Risk Management Decision

Risk strategy. Risk management decision-making 

This article describes how problems have been identified in processes, which are not always perfect, and how there is often anomaly and unreasonableness in deciding what is passable, what treatment options could be dominant in the three areas where problems can be identified. 


Decision-making processes in risk management are not perfect, and in fact there are often biases and injustices in determining what is acceptable and deciding which treatment options are best. 

The following are three areas where such issues have been identified: 

  1. Individuals with money and interests can influence the process of determining whether risk can be accepted. Because the process of determining (including the costs of mitigation and regulatory practices) is influenced by politics and may be shaped by political ideology, it is possible for companies or interest groups to lobby and influence these decisions. This can be seen with dangers such as handguns and assault rifles, environmental degradation, soil and water pollution and construction in hazardous areas. Increased citizen participation in the process can reduce the type of injustice. By increasing the decision-making power of the general public, a more democratic outcome is possible (although not guaranteed).  
  1. Putting a dollar number (in cost-benefit analysis) on a human life is unethical and incomprehensible. This is primarily a factor related to involuntary risks. For those whose lives are at risk, any dollar figure will seem low or inappropriate as a trade-off to accept the risk. Many people would feel that their life is too great a price to pay for the existence of involuntary risk. The cognitive processes that dictate these decisions about “people in a human life” are often different for voluntary risks. As the example of car safety illustrates, people are willing to accept some increase in risk to their own lives in favor of more affordable products. How much more affordable is different from person to person. Nevertheless, as evidenced by lawsuits against tobacco companies from smokers who became ill, people may be reluctant to accept some voluntary risks despite prior knowledge of these risks. Due to the controversial nature of putting a value on life, it is rare that a risk assessment study would actually indicate a dollar figure for the amount that could be saved per. Accepted human loss of life. Subsequent studies have calculated the dollar numbers used per. Life during a crisis, but wondering how much a company or government is willing to spend to save or risk a life would be extremely distasteful to most people.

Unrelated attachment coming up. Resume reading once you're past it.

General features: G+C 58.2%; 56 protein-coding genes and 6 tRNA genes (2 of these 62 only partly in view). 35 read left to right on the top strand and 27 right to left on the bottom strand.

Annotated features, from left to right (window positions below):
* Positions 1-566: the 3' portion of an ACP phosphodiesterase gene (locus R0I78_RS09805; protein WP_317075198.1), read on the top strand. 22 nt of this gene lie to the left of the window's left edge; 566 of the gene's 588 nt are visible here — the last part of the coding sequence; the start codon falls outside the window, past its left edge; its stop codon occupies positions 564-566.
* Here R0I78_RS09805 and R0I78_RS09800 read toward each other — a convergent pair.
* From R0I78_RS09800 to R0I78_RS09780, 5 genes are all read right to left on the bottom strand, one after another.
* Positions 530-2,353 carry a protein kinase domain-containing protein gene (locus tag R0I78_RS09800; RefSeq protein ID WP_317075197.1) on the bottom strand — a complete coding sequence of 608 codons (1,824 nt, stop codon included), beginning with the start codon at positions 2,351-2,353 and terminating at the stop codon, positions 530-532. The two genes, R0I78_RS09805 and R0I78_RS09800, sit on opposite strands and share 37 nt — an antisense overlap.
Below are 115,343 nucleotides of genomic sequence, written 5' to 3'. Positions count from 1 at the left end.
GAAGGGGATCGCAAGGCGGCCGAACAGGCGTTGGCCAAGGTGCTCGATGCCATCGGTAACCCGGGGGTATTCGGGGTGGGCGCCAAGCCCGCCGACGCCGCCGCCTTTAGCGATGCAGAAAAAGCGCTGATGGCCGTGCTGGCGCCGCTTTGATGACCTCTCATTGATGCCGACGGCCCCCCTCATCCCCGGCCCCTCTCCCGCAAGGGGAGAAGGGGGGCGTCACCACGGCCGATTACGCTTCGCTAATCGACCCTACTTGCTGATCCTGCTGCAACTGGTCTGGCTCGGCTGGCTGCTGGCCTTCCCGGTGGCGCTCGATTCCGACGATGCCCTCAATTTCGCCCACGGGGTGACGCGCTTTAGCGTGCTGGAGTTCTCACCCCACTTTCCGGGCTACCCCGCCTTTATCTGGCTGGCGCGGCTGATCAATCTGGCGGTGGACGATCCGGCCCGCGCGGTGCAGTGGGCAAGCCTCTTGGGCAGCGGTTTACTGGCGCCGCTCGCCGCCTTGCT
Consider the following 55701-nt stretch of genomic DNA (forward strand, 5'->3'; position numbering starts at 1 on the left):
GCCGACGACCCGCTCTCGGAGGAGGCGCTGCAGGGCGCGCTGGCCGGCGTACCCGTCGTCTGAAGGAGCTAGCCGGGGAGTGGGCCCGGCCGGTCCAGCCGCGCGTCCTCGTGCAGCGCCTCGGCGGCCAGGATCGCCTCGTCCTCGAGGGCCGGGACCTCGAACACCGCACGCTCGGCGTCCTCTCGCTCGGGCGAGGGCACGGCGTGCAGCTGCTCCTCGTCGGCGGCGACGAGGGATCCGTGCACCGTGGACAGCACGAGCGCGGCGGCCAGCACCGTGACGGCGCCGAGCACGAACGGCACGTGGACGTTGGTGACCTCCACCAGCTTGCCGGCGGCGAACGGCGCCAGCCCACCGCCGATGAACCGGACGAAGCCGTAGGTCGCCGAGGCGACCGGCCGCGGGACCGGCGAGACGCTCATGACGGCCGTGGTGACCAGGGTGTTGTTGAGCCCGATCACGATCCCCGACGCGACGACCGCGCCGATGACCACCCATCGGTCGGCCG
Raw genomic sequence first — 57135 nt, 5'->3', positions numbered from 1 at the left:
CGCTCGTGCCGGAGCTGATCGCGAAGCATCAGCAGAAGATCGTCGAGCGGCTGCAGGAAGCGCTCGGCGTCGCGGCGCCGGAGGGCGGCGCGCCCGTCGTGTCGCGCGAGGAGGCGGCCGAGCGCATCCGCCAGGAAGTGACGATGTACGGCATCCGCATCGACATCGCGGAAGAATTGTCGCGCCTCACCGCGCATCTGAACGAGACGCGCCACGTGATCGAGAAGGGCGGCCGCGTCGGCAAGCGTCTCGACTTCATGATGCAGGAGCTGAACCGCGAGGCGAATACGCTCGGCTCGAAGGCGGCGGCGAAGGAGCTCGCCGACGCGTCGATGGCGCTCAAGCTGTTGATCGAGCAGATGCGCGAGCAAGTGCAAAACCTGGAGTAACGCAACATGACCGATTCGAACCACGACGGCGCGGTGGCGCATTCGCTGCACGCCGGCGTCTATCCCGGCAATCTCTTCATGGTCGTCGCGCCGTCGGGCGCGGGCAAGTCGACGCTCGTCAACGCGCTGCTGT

1. Risk management is usually an undemocratic process because those who may be harmed are not always identified or asked if the danger is acceptable to them. It is not hard to remember a case where a vulnerable or disadvantaged group of people were exposed to a risk whose benefits were enjoyed by others. Many landfills for toxic waste are located in poor parts of the city, towns and states, although people in these communities did not have much to say in determining the location of such materials. Related to these materials. In the context of this injustice, the reality is that the poor are usually less able to avoid such risks because the properties or jobs available to them are often associated with the same risks. It is often the poor who have to live in areas at high risk of floodplains, or under high-voltage power lines or along highways. These carry a greater proportion of the population risk, whereas many others enjoy much lower risk levels from these particular dangers, even though they enjoy a disproportionate share of the benefits. Risk communication and public participation are thus important in counteracting these injustices. 

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           Coppola, D. (2021): “Introduction to International Disaster Management”   




About the author

Frank Sanoh



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